Navigation Links
Researchers examine developing hearts in chickens to find solutions for human heart abnormalities
Date:1/21/2009

COLUMBIA, Mo. When it is head versus heart, the heart comes first. The heart is the first organ to develop and is critical in supplying blood to the rest of the body. Yet, little is known about the complex processes that regulate the heartbeat. By studying chickens' hearts, a University of Missouri researcher has identified certain proteins within the heart muscle that play an important regulatory role in embryonic heartbeat control. Understanding these components and how they interact will give researchers a better understanding of heart development and abnormalities in humans.

VIDEO: In the early stages of heart development, the heart is a tube that has uniform shape and does not have a clear atrium or ventricle. As development progresses, a single...

Click here for more information.

lign="left">

VIDEO: In the early stages of heart development, the heart is a tube that has uniform shape and does not have a clear atrium or ventricle. As development progresses, a single...

Click here for more information.

In the study, researchers examined embryonic chickens' hearts, which develop morphologically and functionally similarly to humans' hearts, and tested the electrical activity present in the cardiac muscle cells over a period of 24 hours. They found that changes in local proteins have important effects on embryonic heart beat control.

"Electrical activity in the heart appears in very early stages of development," said Luis Polo-Parada, assistant professor in the Department of Medical Pharmacology and Physiology in the MU School of Medicine and investigator in the Dalton Cardiovascular Research Center. "This study determined the role of the heart microenvironment in regulating electrical activity in cardiac cells that are required for normal cardiac function. Understanding exactly how a heart is made and how it begins to function will allow us to significantly improve therapies for a wide range of cardiac anomalies, injuries and diseases such as hypertension, cardiac fibrosis, cardiac hypertrophy and congestive heart failure."

Cardiac function depends on appropriate timing of contraction in various regions of the heart. Fundamental to the control of the heart are the electrical signals that arise within the heart cells that initiate contraction of the heart muscle. The upper chambers of the heart, the atria, must contract before the lower chambers, the ventricles, to obtain a coordinated contraction that will propel the blood throughout the body. While scientists understand the gross actions of the electrical signals that drive cardiac contraction, little is known about changes in the local environment of the embryonic and adult heart cells that influence these contractions.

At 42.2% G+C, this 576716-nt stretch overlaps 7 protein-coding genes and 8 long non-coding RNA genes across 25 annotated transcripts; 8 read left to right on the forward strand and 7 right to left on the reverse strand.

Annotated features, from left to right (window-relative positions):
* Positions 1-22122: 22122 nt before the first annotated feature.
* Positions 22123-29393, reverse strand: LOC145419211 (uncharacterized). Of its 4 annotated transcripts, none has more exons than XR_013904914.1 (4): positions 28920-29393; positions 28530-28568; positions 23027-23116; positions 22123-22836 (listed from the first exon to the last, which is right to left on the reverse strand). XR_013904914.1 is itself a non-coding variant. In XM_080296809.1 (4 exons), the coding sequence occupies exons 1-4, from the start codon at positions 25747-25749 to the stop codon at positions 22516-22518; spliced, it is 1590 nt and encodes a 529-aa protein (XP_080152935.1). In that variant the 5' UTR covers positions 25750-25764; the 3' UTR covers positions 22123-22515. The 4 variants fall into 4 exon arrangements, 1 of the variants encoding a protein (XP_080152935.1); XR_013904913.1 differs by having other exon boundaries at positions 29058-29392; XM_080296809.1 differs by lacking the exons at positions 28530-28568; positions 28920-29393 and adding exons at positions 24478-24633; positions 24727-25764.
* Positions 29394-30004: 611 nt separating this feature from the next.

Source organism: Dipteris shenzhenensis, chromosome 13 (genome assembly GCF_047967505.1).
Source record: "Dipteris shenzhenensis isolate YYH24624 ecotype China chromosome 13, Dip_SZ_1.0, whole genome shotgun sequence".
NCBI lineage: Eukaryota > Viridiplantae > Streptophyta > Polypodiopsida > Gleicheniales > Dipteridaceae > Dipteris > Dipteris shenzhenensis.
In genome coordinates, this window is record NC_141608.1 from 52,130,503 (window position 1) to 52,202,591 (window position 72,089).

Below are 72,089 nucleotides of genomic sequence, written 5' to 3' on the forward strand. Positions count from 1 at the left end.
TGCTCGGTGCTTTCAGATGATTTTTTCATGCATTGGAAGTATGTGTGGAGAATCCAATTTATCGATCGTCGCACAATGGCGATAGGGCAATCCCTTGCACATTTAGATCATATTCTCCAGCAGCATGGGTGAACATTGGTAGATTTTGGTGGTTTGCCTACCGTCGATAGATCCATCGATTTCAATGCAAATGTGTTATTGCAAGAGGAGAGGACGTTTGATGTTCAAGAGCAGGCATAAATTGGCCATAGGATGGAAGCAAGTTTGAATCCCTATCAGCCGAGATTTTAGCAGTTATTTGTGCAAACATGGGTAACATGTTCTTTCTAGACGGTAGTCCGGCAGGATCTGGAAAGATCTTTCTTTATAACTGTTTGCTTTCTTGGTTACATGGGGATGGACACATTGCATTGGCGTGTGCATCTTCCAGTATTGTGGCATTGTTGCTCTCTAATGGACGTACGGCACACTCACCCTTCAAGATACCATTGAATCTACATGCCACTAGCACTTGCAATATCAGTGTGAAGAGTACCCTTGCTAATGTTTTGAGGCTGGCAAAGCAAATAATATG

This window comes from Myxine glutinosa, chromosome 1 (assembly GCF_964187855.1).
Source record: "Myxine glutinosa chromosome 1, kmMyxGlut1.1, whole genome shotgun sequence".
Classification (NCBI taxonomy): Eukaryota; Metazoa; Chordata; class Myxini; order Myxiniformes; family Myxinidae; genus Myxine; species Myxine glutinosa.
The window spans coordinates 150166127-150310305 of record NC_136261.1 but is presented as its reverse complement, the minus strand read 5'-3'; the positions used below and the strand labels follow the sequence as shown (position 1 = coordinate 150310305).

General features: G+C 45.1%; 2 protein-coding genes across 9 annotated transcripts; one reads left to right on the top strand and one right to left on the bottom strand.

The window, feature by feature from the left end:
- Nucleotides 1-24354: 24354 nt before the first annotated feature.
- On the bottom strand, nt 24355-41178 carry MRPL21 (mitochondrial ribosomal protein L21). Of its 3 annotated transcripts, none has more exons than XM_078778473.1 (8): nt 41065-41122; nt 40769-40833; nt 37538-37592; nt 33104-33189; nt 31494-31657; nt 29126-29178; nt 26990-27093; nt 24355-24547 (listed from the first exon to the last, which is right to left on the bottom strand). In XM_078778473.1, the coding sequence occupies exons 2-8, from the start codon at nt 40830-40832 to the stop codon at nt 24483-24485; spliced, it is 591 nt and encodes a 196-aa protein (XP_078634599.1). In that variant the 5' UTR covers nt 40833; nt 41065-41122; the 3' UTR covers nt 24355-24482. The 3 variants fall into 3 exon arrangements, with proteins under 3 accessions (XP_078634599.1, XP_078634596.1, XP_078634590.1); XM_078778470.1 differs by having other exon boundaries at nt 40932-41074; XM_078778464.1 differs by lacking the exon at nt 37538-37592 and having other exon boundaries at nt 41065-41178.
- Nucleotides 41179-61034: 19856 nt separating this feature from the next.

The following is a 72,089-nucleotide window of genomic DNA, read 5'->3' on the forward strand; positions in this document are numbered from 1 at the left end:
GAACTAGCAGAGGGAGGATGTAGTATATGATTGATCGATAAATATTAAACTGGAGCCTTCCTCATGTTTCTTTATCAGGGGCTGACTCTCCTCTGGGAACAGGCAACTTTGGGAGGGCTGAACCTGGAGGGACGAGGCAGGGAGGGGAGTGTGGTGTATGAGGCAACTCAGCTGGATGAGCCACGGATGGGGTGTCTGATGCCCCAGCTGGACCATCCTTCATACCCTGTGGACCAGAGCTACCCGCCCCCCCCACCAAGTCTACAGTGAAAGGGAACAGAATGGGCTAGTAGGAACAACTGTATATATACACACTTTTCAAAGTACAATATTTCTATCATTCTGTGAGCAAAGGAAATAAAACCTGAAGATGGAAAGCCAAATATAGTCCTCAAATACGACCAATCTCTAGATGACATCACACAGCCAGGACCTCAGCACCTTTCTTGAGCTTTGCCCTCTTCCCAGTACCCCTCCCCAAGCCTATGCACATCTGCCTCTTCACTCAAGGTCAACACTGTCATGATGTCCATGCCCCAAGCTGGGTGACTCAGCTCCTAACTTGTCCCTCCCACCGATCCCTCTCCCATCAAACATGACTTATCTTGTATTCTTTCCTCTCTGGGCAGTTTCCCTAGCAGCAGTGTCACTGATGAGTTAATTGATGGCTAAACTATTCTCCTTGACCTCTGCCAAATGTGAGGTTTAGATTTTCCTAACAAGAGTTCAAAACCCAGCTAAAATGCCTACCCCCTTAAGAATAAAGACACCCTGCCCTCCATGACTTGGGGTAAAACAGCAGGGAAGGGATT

'/>"/>

Contact: Kelsey Jackson
JacksonKN@missouri.edu
573-882-8353
University of Missouri-Columbia
Source:Eurekalert

Related biology news :

1. JDRF-funded researchers discover proteins regulating human beta cell replication
2. Researchers to use K-States BSL-3 Lab for $1 million study of fungus threatening wheat crops
3. Researchers identify potential new weapon in battle against HIV infection
4. U-M researchers discover new genes that fuse in cancer
5. Researchers first to see reactive oxygen species in vital enzyme
6. Dartmouth researchers find new protein function
7. Burnham researchers discover on switch for cell death signaling mechanism
8. Salk researchers develop novel glioblastoma mouse model
9. New genetic markers for ulcerative colitis identified, researchers report in Nature Genetics
10. The gold standard: Biodesign Institute researchers use nanoparticles to make 3-D DNA nanotubes
11. Researchers engineer pancreatic cell transplants to evade immune response
Post Your Comments:
*Name:
*Comment:
*Email:
(Date:5/9/2016)... DUBAI , UAE, May 9, 2016 ... choice when it comes to expanding freedom for high ... Even in today,s globally connected world, there ... online conferencing system could ever duplicate sealing your deal ... are obtaining second passports by taking advantage of citizenship ...
(Date:4/26/2016)... India and LONDON ... Infosys Finacle, part of EdgeVerve Systems, a product ... and Onegini today announced a partnership to integrate ... solutions.      (Logo: http://photos.prnewswire.com/prnh/20151104/283829LOGO ... to provide their customers enhanced security to access ...
(Date:4/15/2016)... , April 15, 2016 ... "Global Gait Biometrics Market 2016-2020,"  report to their ... ) , ,The global gait biometrics market ... 13.98% during the period 2016-2020. Gait ... which can be used to compute factors that ...
Breaking Biology News(10 mins):
(Date:6/23/2016)... ... June 23, 2016 , ... Charm Sciences, ... microbial test has received AOAC Research Institute approval 061601. , “This is another ... year,” stated Bob Salter, Vice President of Regulatory and Industrial Affairs. “The Peel ...
(Date:6/23/2016)... ... June 23, 2016 , ... STACS DNA Inc., the sample tracking software ... State Crime Laboratory, has joined STACS DNA as a Field Application Specialist. , ... Tremblay, President and COO of STACS DNA. “In further expanding our capacity as a ...
(Date:6/23/2016)... NEW YORK , June 23, 2016 ... the trading session at 4,833.32, down 0.22%; the Dow Jones ... the S&P 500 closed at 2,085.45, down 0.17%. Stock-Callers.com has ... INFI ), Nektar Therapeutics (NASDAQ: NKTR ... BIND Therapeutics Inc. (NASDAQ: BIND ). Learn more ...
(Date:6/23/2016)... 2016 ReportsnReports.com adds 2016 ... its pharmaceuticals section with historic and forecast data ... more. Complete report on the Cell ... 15 companies and supported with 261 tables and ... . The Global Cell Culture Media ...
Breaking Biology Technology: